My First Plug-in Training

Lesson 1: The Basic Plug-in

In this lesson, you will begin by writing part of a VB.NET application that uses the Autodesk Inventor API to hide selected components.

 Video: A Demonstration of Lesson 1 Steps to Create your First Plug-in
Provide Feedback: Please provide feedback about this Inventor Training or this lesson via email: myfirstplugin@autodesk.com
Lesson Downloads
lesson1_vb-net.zip (zip - 49Kb)
lesson1_c-sharp.zip (zip - 73Kb)

Steps to Create Your First Plug-in

  1. Launch the Visual Basic Express development environment:
    Open Visual Basic 2010 Express using the Windows Start menu, selecting All Programs, then Microsoft Visual Studio 2010 Express, and then Microsoft Visual Basic 2010 Express. Note: You can also use Visual Basic 2008 Express with this guide. Projects for both 2010 and 2008 are provided.

  2. Open a class library project:
    Inside Visual Basic Express, on the File menu, click Open Project. Navigate to the subfolder of the supporting material you downloaded at the top of this guide called lesson1_VisualExpress2010 and open the VB.NET project contained within it by selecting the project file MyFirstInventorPlugin_Lesson1.vbproj.
  1. Open the code:
    In the open project you will see a form with one button (if you don’t see the Form, click on Form1.vb in the Solution Explorer frame in the upper right hand side). Right click on Form1 in the Solution Explorer and select View Code or just double click on the Form.


  2. Add the code:
    In the code window, type the code below into the Sub Button1_Click. (This is what runs when the button is clicked.)  You may need to scroll down towards the bottom of the code to find the place to add the below code, looking for the words ‘Add code for Lesson 1 here’.  To get the full experience of developing with Visual Basic Express – including the use of features such as IntelliSense – we recommend you type the code from this guide rather than copying and pasting it. That said, if constrained for time you can also copy and paste into the Visual Basic Express code window, although this will reduce the experience you gain from working with the code directly. 

    If _invApp.Documents.Count = 0 Then
      MsgBox("Need to open an Assembly document")
      Return
    End If
     
    If _invApp.ActiveDocument.DocumentType <> _
    DocumentTypeEnum.kAssemblyDocumentObject Then
      MsgBox("Need to have an Assembly document active")
      Return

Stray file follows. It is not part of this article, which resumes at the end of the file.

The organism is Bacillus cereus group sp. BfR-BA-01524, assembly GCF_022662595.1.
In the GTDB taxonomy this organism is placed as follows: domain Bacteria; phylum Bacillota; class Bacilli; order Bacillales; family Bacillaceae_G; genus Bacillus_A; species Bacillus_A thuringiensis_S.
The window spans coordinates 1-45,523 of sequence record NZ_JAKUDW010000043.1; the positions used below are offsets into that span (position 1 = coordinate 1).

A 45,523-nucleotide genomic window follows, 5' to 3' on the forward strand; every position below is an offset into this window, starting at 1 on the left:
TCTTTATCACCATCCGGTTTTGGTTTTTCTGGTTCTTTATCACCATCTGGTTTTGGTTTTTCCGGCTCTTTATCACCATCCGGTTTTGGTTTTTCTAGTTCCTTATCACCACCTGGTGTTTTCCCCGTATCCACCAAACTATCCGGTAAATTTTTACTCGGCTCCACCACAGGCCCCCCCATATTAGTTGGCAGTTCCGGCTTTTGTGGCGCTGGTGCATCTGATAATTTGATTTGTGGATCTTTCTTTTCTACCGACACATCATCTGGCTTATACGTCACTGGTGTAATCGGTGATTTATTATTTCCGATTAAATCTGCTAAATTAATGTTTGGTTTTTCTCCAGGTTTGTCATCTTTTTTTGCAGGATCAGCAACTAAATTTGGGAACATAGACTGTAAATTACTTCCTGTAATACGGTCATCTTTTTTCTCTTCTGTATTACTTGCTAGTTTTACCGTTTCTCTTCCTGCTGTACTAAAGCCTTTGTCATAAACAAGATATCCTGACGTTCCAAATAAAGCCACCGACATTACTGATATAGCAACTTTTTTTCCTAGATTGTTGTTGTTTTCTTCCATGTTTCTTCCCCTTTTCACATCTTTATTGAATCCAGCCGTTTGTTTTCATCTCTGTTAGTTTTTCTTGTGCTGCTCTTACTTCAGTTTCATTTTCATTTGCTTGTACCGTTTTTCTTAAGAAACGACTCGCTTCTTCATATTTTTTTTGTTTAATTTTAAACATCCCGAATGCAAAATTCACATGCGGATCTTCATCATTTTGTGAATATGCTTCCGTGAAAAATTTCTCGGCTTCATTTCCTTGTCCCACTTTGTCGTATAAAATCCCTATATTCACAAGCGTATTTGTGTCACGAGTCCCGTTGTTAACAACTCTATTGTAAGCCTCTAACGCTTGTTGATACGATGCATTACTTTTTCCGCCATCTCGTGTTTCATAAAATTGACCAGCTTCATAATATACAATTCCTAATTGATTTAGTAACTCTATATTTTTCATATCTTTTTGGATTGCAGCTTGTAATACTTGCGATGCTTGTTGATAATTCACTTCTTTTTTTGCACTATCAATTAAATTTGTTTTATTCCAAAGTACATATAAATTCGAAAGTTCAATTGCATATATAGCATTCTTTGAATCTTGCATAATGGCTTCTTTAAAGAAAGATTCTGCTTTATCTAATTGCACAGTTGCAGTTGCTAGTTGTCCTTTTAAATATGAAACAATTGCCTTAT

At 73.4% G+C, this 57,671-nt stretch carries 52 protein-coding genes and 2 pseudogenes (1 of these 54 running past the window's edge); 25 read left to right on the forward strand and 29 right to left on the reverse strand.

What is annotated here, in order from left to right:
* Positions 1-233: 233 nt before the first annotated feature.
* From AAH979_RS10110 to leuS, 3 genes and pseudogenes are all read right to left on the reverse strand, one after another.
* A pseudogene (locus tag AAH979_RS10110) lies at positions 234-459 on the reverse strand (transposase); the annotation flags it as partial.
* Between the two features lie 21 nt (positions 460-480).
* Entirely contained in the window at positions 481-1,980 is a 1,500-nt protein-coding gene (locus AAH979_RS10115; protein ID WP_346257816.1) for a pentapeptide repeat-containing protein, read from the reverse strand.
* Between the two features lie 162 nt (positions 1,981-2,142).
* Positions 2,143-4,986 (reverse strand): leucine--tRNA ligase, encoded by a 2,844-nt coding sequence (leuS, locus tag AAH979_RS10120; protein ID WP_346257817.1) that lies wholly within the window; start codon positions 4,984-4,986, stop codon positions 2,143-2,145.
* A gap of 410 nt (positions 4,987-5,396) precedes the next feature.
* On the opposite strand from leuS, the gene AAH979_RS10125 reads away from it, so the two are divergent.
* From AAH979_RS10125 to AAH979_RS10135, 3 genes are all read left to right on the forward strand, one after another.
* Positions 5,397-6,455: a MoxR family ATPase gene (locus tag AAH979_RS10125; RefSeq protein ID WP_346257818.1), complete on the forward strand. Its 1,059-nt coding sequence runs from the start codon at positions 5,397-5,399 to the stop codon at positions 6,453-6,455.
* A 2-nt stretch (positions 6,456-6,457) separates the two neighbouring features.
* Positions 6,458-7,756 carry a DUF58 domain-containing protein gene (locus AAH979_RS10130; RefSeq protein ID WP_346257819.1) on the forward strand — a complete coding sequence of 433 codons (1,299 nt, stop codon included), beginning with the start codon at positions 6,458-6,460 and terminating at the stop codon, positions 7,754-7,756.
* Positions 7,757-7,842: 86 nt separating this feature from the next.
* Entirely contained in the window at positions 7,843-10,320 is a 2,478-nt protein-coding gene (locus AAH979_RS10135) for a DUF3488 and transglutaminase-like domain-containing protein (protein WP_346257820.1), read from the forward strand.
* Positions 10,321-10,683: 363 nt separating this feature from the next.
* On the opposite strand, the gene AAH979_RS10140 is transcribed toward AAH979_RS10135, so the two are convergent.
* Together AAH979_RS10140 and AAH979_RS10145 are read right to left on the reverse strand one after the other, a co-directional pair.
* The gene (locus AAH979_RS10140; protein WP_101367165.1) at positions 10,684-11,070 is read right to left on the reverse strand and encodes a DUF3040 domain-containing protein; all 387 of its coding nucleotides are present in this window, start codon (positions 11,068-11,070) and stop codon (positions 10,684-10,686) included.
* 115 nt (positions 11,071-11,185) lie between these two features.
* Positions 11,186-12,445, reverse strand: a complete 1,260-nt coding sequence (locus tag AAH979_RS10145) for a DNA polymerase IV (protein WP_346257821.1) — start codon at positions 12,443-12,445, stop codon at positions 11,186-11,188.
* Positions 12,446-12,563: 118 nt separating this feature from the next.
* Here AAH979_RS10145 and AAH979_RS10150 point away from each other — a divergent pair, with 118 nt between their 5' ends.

End If
     
    Dim asmDoc As AssemblyDocument
    asmDoc = _invApp.ActiveDocument
     
    If asmDoc.SelectSet.Count = 0 Then
      MsgBox("Need to select a Part or Sub Assembly")
      Return
    End If
     
    Dim selSet As SelectSet
    selSet = asmDoc.SelectSet
     
    Try
      Dim compOcc As ComponentOccurrence
      Dim obj As Object
      For Each obj In selSet
        compOcc = obj
        Debug.Print(compOcc.Name)
        compOcc.Visible = False
      Next
    Catch ex As Exception
      MsgBox("Is the selected item a Component?")
      MsgBox(ex.ToString())
      Return
    End Try
  1. Save the file:
    On the File menu, click Save All.

  2. Build the project:
    The code you have written is in human readable form. To make the code readable by a computer, you will need to translate it or “build” it.

    Inside Visual Basic Express, in the Debug menu, click Build Solution to compile and build your plug-in. The “Build Successmessage shows in status bar of the Visual Basic Express window if the code is successfully built.

That’s it! You have just written your first plug-in for Autodesk Inventor. Let’s run the plug-in to see what it does.

Running the Plug-in

  1. Start Autodesk Inventor. (Note: When the plug-in is run it will start a new session of Inventor if one is not already open.)

  2. Create or open an existing Inventor assembly:
    Either unzip the file Clutch_Bell_Simplified.zip, and open the Clutch_Bell_Simplified.iam assembly or within Inventor make sure you have an assembly of your choosing active.  There are several types of document that can be created or worked with inside Inventor. The most commonly used document types are Part (.ipt), Assembly (.iam) and Drawing (.idw). Open a new assembly and place some parts using the standard Inventor user-interface.


  3. Run your plug-in with Inventor and allow the plug-in to communicate with Inventor:
    To make Visual Basic Express execute the code you have entered, select Start Debugging on the Debug menu (you can use the F5 key or click on the green arrow – which looks like a “play” button – on the Debugging toolbar). This will cause your form to be displayed. You may need to minimize VB Express to see both the form and Inventor.


  4. Work with the plug-in: